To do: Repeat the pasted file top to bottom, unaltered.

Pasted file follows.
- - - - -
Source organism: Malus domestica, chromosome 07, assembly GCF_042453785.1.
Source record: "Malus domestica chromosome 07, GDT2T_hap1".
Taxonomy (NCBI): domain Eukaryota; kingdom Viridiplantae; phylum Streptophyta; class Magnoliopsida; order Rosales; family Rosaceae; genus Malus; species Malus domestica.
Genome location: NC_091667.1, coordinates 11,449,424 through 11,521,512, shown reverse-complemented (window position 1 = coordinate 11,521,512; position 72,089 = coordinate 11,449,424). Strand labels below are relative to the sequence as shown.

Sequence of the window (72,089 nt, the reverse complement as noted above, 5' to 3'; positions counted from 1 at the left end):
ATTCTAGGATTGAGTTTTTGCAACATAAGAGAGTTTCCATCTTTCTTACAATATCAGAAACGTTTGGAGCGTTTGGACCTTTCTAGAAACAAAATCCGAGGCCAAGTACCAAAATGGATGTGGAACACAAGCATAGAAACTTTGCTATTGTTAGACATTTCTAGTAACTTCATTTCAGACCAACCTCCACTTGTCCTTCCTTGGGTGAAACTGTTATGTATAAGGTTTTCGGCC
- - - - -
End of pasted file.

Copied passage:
Source organism: Malus domestica, chromosome 07, assembly GCF_042453785.1.
Source record: "Malus domestica chromosome 07, GDT2T_hap1".
Taxonomy (NCBI): domain Eukaryota; kingdom Viridiplantae; phylum Streptophyta; class Magnoliopsida; order Rosales; family Rosaceae; genus Malus; species Malus domestica.
Genome location: NC_091667.1, coordinates 11,449,424 through 11,521,512, shown reverse-complemented (window position 1 = coordinate 11,521,512; position 72,089 = coordinate 11,449,424). Strand labels below are relative to the sequence as shown.

Sequence of the window (72,089 nt, the reverse complement as noted above, 5' to 3'; positions counted from 1 at the left end):
ATTCTAGGATTGAGTTTTTGCAACATAAGAGAGTTTCCATCTTTCTTACAATATCAGAAACGTTTGGAGCGTTTGGACCTTTCTAGAAACAAAATCCGAGGCCAAGTACCAAAATGGATGTGGAACACAAGCATAGAAACTTTGCTATTGTTAGACATTTCTAGTAACTTCATTTCAGACCAACCTCCACTTGTCCTTCCTTGGGTGAAACTGTTATGTATAAGGTTTTCGGCC